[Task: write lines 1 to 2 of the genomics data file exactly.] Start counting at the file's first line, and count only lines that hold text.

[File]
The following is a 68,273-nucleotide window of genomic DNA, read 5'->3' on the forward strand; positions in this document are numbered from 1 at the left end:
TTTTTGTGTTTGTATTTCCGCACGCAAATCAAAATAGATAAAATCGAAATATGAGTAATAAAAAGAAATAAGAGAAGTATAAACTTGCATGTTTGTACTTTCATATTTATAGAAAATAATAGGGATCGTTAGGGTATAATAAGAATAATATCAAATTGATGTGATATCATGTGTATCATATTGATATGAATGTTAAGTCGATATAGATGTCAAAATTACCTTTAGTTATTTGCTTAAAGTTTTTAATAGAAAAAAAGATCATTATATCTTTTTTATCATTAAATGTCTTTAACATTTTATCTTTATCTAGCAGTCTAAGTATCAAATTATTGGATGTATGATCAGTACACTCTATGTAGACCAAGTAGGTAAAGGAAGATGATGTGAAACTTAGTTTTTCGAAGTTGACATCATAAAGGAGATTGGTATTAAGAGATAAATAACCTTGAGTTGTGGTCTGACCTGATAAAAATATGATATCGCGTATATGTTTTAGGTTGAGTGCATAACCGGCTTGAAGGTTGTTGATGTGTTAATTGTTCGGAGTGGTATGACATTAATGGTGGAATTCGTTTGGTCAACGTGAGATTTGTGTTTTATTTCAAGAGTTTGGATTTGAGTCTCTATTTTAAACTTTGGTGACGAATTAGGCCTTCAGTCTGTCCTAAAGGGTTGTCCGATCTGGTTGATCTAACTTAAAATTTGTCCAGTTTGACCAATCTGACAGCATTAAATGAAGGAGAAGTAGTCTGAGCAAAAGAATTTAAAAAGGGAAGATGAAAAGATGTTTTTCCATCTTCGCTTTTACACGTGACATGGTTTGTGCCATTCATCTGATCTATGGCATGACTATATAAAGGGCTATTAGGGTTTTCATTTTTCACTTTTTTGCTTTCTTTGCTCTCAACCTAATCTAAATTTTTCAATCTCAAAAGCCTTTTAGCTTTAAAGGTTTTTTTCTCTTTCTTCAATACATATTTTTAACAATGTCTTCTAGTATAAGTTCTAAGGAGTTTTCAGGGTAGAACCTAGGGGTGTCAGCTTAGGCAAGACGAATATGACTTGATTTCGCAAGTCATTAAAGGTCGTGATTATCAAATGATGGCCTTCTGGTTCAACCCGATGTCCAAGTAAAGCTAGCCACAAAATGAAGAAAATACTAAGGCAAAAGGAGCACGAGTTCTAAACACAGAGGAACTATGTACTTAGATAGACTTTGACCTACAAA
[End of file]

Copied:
The following is a 68,273-nucleotide window of genomic DNA, read 5'->3' on the forward strand; positions in this document are numbered from 1 at the left end:
TTTTTGTGTTTGTATTTCCGCACGCAAATCAAAATAGATAAAATCGAAATATGAGTAATAAAAAGAAATAAGAGAAGTATAAACTTGCATGTTTGTACTTTCATATTTATAGAAAATAATAGGGATCGTTAGGGTATAATAAGAATAATATCAAATTGATGTGATATCATGTGTATCATATTGATATGAATGTTAAGTCGATATAGATGTCAAAATTACCTTTAGTTATTTGCTTAAAGTTTTTAATAGAAAAAAAGATCATTATATCTTTTTTATCATTAAATGTCTTTAACATTTTATCTTTATCTAGCAGTCTAAGTATCAAATTATTGGATGTATGATCAGTACACTCTATGTAGACCAAGTAGGTAAAGGAAGATGATGTGAAACTTAGTTTTTCGAAGTTGACATCATAAAGGAGATTGGTATTAAGAGATAAATAACCTTGAGTTGTGGTCTGACCTGATAAAAATATGATATCGCGTATATGTTTTAGGTTGAGTGCATAACCGGCTTGAAGGTTGTTGATGTGTTAATTGTTCGGAGTGGTATGACATTAATGGTGGAATTCGTTTGGTCAACGTGAGATTTGTGTTTTATTTCAAGAGTTTGGATTTGAGTCTCTATTTTAAACTTTGGTGACGAATTAGGCCTTCAGTCTGTCCTAAAGGGTTGTCCGATCTGGTTGATCTAACTTAAAATTTGTCCAGTTTGACCAATCTGACAGCATTAAATGAAGGAGAAGTAGTCTGAGCAAAAGAATTTAAAAAGGGAAGATGAAAAGATGTTTTTCCATCTTCGCTTTTACACGTGACATGGTTTGTGCCATTCATCTGATCTATGGCATGACTATATAAAGGGCTATTAGGGTTTTCATTTTTCACTTTTTTGCTTTCTTTGCTCTCAACCTAATCTAAATTTTTCAATCTCAAAAGCCTTTTAGCTTTAAAGGTTTTTTTCTCTTTCTTCAATACATATTTTTAACAATGTCTTCTAGTATAAGTTCTAAGGAGTTTTCAGGGTAGAACCTAGGGGTGTCAGCTTAGGCAAGACGAATATGACTTGATTTCGCAAGTCATTAAAGGTCGTGATTATCAAATGATGGCCTTCTGGTTCAACCCGATGTCCAAGTAAAGCTAGCCACAAAATGAAGAAAATACTAAGGCAAAAGGAGCACGAGTTCTAAACACAGAGGAACTATGTACTTAGATAGACTTTGACCTACAAA